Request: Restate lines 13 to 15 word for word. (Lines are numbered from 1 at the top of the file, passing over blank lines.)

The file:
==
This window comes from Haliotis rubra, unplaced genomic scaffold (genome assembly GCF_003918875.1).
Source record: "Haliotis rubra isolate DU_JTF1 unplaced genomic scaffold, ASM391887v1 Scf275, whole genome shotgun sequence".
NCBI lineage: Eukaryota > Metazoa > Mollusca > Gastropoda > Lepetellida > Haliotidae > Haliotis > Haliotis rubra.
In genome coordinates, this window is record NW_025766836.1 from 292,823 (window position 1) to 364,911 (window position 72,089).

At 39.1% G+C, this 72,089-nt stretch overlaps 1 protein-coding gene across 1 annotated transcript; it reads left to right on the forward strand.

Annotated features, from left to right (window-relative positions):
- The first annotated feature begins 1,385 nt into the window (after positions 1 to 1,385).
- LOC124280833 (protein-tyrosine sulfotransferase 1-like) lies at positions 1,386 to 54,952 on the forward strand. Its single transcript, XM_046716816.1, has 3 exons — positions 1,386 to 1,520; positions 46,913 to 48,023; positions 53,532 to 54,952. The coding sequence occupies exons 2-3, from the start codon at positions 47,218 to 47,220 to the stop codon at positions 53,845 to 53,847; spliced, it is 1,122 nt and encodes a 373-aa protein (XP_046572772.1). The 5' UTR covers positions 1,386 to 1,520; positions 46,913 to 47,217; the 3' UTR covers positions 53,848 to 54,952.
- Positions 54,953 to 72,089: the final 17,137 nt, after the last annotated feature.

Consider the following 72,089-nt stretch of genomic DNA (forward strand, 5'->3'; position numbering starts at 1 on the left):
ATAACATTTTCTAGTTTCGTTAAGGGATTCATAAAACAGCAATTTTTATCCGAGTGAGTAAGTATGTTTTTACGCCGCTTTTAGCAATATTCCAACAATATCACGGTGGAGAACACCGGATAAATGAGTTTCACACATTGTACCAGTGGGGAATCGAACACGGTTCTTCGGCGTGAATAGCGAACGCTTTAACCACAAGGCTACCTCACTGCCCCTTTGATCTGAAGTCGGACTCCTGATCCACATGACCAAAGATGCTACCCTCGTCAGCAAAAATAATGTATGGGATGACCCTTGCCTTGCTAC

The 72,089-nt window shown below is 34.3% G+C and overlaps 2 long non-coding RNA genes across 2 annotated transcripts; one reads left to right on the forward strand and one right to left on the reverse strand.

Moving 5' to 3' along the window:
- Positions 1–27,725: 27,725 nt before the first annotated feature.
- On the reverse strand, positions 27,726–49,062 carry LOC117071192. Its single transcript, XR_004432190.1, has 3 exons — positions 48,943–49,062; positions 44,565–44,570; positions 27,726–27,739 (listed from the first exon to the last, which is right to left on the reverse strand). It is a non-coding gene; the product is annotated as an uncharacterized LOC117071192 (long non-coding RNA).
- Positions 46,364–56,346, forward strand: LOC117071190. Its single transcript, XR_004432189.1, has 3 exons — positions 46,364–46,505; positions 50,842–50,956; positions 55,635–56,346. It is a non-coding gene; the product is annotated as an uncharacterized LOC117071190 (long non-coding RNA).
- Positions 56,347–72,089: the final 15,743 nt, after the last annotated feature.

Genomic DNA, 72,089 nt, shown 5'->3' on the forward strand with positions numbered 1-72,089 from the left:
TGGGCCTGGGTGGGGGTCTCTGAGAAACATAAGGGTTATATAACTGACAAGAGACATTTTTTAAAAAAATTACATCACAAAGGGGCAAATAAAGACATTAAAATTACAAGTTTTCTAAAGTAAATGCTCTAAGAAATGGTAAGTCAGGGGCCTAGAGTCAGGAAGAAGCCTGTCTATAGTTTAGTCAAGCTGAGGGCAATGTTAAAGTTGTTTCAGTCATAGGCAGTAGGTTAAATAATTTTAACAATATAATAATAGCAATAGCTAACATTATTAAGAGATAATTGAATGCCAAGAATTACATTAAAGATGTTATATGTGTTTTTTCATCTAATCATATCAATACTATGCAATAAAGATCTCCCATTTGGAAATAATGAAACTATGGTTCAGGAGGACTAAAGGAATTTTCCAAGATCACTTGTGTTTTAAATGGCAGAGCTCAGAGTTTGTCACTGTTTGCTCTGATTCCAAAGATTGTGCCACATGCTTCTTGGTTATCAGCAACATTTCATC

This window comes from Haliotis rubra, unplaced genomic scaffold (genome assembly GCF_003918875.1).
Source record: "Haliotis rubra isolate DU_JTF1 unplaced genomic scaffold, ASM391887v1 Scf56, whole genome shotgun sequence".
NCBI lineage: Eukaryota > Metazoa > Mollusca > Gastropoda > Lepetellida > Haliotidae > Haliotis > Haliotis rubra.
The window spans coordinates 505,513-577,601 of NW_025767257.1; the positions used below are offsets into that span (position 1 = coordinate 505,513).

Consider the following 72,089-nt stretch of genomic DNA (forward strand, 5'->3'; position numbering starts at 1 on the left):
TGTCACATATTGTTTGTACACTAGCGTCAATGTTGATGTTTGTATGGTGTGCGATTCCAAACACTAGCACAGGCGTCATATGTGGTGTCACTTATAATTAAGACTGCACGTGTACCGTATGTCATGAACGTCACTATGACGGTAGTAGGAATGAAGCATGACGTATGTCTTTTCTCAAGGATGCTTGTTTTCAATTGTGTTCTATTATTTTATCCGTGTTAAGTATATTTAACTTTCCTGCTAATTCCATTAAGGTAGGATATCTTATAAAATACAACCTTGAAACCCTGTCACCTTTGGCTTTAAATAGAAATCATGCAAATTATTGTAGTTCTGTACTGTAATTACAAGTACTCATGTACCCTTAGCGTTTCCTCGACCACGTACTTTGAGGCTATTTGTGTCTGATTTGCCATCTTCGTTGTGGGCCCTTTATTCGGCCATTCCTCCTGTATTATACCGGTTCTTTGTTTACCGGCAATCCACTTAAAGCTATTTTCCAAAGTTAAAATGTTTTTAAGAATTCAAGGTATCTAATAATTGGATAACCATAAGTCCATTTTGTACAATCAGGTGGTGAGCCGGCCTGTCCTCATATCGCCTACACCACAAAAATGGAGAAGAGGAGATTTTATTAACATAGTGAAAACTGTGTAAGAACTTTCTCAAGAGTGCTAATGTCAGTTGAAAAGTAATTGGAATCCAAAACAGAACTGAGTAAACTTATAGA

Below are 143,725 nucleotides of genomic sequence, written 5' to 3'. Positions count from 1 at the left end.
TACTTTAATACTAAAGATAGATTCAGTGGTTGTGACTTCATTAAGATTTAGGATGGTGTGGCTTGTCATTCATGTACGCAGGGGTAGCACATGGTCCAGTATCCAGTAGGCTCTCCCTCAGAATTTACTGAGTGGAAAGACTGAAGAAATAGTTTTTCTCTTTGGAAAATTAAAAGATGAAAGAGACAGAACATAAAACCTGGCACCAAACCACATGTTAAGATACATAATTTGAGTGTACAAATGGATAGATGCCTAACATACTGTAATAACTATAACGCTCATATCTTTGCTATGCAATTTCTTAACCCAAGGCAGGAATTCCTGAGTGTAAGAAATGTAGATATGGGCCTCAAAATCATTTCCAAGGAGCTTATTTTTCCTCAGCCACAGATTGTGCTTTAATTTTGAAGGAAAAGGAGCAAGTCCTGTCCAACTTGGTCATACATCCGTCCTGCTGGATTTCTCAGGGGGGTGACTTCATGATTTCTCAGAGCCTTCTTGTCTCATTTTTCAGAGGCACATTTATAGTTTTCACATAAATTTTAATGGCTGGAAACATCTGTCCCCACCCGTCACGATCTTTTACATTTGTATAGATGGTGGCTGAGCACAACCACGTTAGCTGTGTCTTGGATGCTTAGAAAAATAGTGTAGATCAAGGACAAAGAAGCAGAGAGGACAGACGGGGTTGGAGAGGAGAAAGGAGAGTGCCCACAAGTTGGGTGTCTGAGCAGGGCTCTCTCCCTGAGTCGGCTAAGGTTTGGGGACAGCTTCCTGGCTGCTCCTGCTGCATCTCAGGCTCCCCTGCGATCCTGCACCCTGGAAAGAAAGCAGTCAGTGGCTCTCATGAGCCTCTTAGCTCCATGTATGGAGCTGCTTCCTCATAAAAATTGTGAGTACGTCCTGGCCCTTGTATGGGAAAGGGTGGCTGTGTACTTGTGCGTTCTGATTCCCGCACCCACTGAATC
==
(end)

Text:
Moving 5' to 3' along the window:
- Positions 1–27,725: 27,725 nt before the first annotated feature.
- On the reverse strand, positions 27,726–49,062 carry LOC117071192. Its single transcript, XR_004432190.1, has 3 exons — positions 48,943–49,062; positions 44,565–44,570; positions 27,726–27,739 (listed from the first exon to the last, which is right to left on the reverse strand). It is a non-coding gene; the product is annotated as an uncharacterized LOC117071192 (long non-coding RNA).